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Tumbling Bones Live on The Cosmic American Jamboree

  Tumbling Bones Live
on The Cosmic American Jamboree
Thursday June 16, 2011, Noon-2pm

The Tumbling Bones

Tune in for a special Cosmic American Jamboree, when the Tumbling Bones stop by for a live appearance. In the area to do a concert this Saturday, June 16, at the Mockingbird in Staunton, along with Boston, MA prog bluegrass band Joy Kills Sorrow, the Tumbling Bones trio will rattle things up during the program with some live music and conversation.

The Tumbling Bones are purveyors of traditional American music who value, above all, grit. The twenty-somethings who make up the trio - Peter Winne, Jake Hoffman, and Sam McDougle - have been callousing their hands and pushing their vocal chords for years as they’ve toured, recorded, and breathed folk music. Their raw, though lucid, take on old American music has taken them across the world. The Tumbling Bones used to play in stringband-turned-indie rock outfit The Powder Kegs, and their time with that band took them from street-performing in Copenhagen and Berlin to venues along the east coast to an acclaimed 2007 performance on NPR’s “A Prairie Home Companion with Garrison Keillor” (they played on the show’s “People in Their Twenties Talent Competition” and won first prize).

This January, nearly three years since they had last played together in a band, Winne, Hoffman, and McDougle trekked from their respective homes in Virginia, Philadelphia, and Maine to a basement studio in upstate New York for an impromptu recording session. In one long night of rehearsal and one day of recording the trio rekindled their old rapport and tapped-in to a cohesive sound that can only be cultivated from countless hours spent on stage, in the practice space, and on the road together.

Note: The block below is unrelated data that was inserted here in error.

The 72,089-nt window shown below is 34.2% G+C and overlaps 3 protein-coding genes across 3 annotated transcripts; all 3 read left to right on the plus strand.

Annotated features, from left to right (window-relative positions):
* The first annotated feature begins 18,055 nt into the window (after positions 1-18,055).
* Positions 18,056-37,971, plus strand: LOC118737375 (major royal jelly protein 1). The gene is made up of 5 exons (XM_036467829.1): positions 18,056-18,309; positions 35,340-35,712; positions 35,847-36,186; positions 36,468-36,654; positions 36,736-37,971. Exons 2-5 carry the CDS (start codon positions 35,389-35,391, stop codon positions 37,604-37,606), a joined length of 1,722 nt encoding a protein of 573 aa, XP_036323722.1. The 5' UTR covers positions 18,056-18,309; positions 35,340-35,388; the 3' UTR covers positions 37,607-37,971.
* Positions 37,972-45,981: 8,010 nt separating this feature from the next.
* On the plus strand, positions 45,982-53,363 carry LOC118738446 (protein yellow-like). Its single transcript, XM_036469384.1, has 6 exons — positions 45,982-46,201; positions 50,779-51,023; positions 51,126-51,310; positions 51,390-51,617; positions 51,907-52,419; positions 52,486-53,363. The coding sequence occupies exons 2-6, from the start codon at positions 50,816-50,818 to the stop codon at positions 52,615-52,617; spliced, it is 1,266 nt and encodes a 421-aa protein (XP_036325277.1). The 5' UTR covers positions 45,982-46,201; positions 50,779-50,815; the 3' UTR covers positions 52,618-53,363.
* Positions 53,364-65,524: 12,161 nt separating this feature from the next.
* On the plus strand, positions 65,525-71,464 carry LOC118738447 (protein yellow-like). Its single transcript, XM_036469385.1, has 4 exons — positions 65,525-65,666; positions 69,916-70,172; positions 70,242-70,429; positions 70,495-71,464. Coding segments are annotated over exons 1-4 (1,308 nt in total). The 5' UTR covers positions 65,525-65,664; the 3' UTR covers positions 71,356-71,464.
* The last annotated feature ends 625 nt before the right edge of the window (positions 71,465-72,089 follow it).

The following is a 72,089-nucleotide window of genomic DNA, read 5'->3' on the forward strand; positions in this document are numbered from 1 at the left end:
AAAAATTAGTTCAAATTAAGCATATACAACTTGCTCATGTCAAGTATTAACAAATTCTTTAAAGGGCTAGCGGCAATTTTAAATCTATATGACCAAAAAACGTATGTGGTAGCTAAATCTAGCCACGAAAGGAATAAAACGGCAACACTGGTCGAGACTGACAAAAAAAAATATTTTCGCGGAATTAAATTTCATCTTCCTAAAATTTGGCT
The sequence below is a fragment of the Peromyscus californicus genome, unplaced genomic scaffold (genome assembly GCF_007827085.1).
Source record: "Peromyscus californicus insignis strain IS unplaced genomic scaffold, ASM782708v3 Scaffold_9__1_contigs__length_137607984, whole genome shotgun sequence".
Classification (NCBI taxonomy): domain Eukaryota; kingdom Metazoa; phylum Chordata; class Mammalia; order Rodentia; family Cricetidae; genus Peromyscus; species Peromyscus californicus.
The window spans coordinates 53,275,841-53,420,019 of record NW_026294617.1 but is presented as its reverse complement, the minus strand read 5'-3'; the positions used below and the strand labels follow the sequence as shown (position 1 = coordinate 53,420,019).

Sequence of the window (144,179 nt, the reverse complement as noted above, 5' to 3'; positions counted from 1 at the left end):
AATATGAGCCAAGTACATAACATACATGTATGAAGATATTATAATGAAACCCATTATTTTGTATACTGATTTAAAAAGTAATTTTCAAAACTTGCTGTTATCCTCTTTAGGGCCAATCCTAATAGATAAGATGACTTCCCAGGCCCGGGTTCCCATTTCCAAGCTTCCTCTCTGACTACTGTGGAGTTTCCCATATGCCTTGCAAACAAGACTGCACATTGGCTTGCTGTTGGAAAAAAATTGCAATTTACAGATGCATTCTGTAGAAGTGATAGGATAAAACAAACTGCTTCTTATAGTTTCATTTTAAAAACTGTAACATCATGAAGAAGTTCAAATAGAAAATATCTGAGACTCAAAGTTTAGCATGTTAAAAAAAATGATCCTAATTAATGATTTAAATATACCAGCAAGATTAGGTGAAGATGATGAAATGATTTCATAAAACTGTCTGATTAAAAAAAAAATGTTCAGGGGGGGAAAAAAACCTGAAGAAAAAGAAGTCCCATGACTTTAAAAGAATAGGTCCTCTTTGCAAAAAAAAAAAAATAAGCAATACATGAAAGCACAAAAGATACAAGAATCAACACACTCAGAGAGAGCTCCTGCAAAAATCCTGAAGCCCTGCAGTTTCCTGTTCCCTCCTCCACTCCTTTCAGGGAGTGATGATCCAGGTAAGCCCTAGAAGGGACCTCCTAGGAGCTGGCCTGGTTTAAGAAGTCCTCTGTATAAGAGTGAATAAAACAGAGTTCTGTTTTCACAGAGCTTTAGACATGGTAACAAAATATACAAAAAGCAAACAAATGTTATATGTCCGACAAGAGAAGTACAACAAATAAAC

The resulting EP - 'Risk Not Your Soul' - combines fiery American spirituals (“Banks of Jordan”), driving fiddle tunes (“Sally Johnson”), wistful folk ballads (“East VA Blues”), and rusty country blues (“St. Louis Blues”). Peter Winne’s deep baritone lead, Jake Hoffman’s cutting tenor, and Sam McDougle’s fiddle and percussion are faithful to old styles, but the Tumbling Bones can’t help injecting modern sensibilities into their music, however subtly. Taken together, the record showcases the band’s versatility while staying true to their insistence that traditional American music be presented with a strong dose of grit and emotional intensity, even in the 21st century.

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